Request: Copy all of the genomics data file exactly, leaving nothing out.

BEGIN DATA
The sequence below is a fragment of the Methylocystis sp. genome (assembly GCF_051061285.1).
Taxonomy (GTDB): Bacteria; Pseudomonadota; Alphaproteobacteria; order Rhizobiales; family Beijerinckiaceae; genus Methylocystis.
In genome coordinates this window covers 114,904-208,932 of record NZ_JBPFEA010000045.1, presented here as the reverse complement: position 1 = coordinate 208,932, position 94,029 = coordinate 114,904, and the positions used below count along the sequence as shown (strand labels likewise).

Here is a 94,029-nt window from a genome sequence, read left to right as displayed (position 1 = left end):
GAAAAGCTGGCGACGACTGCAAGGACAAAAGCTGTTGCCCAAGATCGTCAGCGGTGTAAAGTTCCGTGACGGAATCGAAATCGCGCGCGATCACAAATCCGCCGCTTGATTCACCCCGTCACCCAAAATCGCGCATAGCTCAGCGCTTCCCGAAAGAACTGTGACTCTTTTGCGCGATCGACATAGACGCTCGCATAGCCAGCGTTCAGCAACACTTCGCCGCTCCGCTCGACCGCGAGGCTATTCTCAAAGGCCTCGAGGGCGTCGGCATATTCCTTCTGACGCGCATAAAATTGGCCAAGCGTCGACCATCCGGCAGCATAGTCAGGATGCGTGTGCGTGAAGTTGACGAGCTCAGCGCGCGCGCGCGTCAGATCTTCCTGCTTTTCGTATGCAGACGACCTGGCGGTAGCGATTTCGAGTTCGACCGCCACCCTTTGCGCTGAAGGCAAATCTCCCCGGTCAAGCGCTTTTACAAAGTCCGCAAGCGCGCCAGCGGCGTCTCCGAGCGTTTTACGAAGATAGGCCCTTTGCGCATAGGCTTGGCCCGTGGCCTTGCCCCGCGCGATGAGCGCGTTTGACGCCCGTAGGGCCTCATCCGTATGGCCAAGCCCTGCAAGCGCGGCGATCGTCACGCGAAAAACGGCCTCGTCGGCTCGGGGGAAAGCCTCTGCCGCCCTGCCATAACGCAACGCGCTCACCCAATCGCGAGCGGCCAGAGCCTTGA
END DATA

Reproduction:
The sequence below is a fragment of the Methylocystis sp. genome (assembly GCF_051061285.1).
Taxonomy (GTDB): Bacteria; Pseudomonadota; Alphaproteobacteria; order Rhizobiales; family Beijerinckiaceae; genus Methylocystis.
In genome coordinates this window covers 114,904-208,932 of record NZ_JBPFEA010000045.1, presented here as the reverse complement: position 1 = coordinate 208,932, position 94,029 = coordinate 114,904, and the positions used below count along the sequence as shown (strand labels likewise).

Here is a 94,029-nt window from a genome sequence, read left to right as displayed (position 1 = left end):
GAAAAGCTGGCGACGACTGCAAGGACAAAAGCTGTTGCCCAAGATCGTCAGCGGTGTAAAGTTCCGTGACGGAATCGAAATCGCGCGCGATCACAAATCCGCCGCTTGATTCACCCCGTCACCCAAAATCGCGCATAGCTCAGCGCTTCCCGAAAGAACTGTGACTCTTTTGCGCGATCGACATAGACGCTCGCATAGCCAGCGTTCAGCAACACTTCGCCGCTCCGCTCGACCGCGAGGCTATTCTCAAAGGCCTCGAGGGCGTCGGCATATTCCTTCTGACGCGCATAAAATTGGCCAAGCGTCGACCATCCGGCAGCATAGTCAGGATGCGTGTGCGTGAAGTTGACGAGCTCAGCGCGCGCGCGCGTCAGATCTTCCTGCTTTTCGTATGCAGACGACCTGGCGGTAGCGATTTCGAGTTCGACCGCCACCCTTTGCGCTGAAGGCAAATCTCCCCGGTCAAGCGCTTTTACAAAGTCCGCAAGCGCGCCAGCGGCGTCTCCGAGCGTTTTACGAAGATAGGCCCTTTGCGCATAGGCTTGGCCCGTGGCCTTGCCCCGCGCGATGAGCGCGTTTGACGCCCGTAGGGCCTCATCCGTATGGCCAAGCCCTGCAAGCGCGGCGATCGTCACGCGAAAAACGGCCTCGTCGGCTCGGGGGAAAGCCTCTGCCGCCCTGCCATAACGCAACGCGCTCACCCAATCGCGAGCGGCCAGAGCCTTGA